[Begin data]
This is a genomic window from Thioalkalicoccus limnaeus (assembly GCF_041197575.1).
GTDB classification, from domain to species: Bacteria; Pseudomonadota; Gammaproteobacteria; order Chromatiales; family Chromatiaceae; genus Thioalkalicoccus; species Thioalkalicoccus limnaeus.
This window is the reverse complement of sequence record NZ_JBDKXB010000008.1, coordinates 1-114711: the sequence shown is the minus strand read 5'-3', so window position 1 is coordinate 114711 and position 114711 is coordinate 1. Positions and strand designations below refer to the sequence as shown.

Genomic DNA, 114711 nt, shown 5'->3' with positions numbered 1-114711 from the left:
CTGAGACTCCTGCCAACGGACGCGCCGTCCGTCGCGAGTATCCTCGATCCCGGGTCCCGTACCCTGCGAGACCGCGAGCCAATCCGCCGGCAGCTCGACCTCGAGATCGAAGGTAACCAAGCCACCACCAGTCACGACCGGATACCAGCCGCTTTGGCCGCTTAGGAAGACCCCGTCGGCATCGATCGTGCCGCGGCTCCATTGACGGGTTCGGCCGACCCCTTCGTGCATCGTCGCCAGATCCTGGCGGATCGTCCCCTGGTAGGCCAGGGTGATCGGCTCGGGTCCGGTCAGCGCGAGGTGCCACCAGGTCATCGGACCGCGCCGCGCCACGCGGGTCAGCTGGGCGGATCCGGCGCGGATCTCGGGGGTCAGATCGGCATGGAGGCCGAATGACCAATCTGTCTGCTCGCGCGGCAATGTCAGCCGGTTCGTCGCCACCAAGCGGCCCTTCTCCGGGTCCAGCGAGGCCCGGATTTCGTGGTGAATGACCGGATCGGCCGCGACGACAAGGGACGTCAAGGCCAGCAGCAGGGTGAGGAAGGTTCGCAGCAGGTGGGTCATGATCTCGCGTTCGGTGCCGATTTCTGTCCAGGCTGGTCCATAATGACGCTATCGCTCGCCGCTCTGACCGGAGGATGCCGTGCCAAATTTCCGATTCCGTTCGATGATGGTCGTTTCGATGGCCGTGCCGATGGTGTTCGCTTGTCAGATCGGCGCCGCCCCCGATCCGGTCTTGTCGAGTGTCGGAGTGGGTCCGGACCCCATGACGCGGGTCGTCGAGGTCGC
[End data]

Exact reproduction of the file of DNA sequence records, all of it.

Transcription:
This is a genomic window from Thioalkalicoccus limnaeus (assembly GCF_041197575.1).
GTDB classification, from domain to species: Bacteria; Pseudomonadota; Gammaproteobacteria; order Chromatiales; family Chromatiaceae; genus Thioalkalicoccus; species Thioalkalicoccus limnaeus.
This window is the reverse complement of sequence record NZ_JBDKXB010000008.1, coordinates 1-114711: the sequence shown is the minus strand read 5'-3', so window position 1 is coordinate 114711 and position 114711 is coordinate 1. Positions and strand designations below refer to the sequence as shown.

Genomic DNA, 114711 nt, shown 5'->3' with positions numbered 1-114711 from the left:
CTGAGACTCCTGCCAACGGACGCGCCGTCCGTCGCGAGTATCCTCGATCCCGGGTCCCGTACCCTGCGAGACCGCGAGCCAATCCGCCGGCAGCTCGACCTCGAGATCGAAGGTAACCAAGCCACCACCAGTCACGACCGGATACCAGCCGCTTTGGCCGCTTAGGAAGACCCCGTCGGCATCGATCGTGCCGCGGCTCCATTGACGGGTTCGGCCGACCCCTTCGTGCATCGTCGCCAGATCCTGGCGGATCGTCCCCTGGTAGGCCAGGGTGATCGGCTCGGGTCCGGTCAGCGCGAGGTGCCACCAGGTCATCGGACCGCGCCGCGCCACGCGGGTCAGCTGGGCGGATCCGGCGCGGATCTCGGGGGTCAGATCGGCATGGAGGCCGAATGACCAATCTGTCTGCTCGCGCGGCAATGTCAGCCGGTTCGTCGCCACCAAGCGGCCCTTCTCCGGGTCCAGCGAGGCCCGGATTTCGTGGTGAATGACCGGATCGGCCGCGACGACAAGGGACGTCAAGGCCAGCAGCAGGGTGAGGAAGGTTCGCAGCAGGTGGGTCATGATCTCGCGTTCGGTGCCGATTTCTGTCCAGGCTGGTCCATAATGACGCTATCGCTCGCCGCTCTGACCGGAGGATGCCGTGCCAAATTTCCGATTCCGTTCGATGATGGTCGTTTCGATGGCCGTGCCGATGGTGTTCGCTTGTCAGATCGGCGCCGCCCCCGATCCGGTCTTGTCGAGTGTCGGAGTGGGTCCGGACCCCATGACGCGGGTCGTCGAGGTCGC